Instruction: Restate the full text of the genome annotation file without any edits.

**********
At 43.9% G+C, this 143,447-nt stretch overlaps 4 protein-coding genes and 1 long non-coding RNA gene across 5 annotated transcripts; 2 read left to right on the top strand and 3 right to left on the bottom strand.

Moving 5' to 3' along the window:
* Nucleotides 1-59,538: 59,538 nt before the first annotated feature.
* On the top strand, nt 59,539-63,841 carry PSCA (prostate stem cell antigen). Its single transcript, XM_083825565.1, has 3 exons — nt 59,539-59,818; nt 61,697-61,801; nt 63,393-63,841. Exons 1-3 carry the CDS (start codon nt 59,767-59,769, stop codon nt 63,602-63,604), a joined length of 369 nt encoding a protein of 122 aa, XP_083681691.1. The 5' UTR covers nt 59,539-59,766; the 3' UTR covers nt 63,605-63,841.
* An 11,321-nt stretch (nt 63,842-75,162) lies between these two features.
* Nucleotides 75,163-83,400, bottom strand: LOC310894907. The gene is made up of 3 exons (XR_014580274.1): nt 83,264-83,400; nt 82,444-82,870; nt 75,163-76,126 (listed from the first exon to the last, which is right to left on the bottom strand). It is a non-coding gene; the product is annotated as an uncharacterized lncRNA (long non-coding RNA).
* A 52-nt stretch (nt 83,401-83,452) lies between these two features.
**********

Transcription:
At 43.9% G+C, this 143,447-nt stretch overlaps 4 protein-coding genes and 1 long non-coding RNA gene across 5 annotated transcripts; 2 read left to right on the top strand and 3 right to left on the bottom strand.

Moving 5' to 3' along the window:
* Nucleotides 1-59,538: 59,538 nt before the first annotated feature.
* On the top strand, nt 59,539-63,841 carry PSCA (prostate stem cell antigen). Its single transcript, XM_083825565.1, has 3 exons — nt 59,539-59,818; nt 61,697-61,801; nt 63,393-63,841. Exons 1-3 carry the CDS (start codon nt 59,767-59,769, stop codon nt 63,602-63,604), a joined length of 369 nt encoding a protein of 122 aa, XP_083681691.1. The 5' UTR covers nt 59,539-59,766; the 3' UTR covers nt 63,605-63,841.
* An 11,321-nt stretch (nt 63,842-75,162) lies between these two features.
* Nucleotides 75,163-83,400, bottom strand: LOC310894907. The gene is made up of 3 exons (XR_014580274.1): nt 83,264-83,400; nt 82,444-82,870; nt 75,163-76,126 (listed from the first exon to the last, which is right to left on the bottom strand). It is a non-coding gene; the product is annotated as an uncharacterized lncRNA (long non-coding RNA).
* A 52-nt stretch (nt 83,401-83,452) lies between these two features.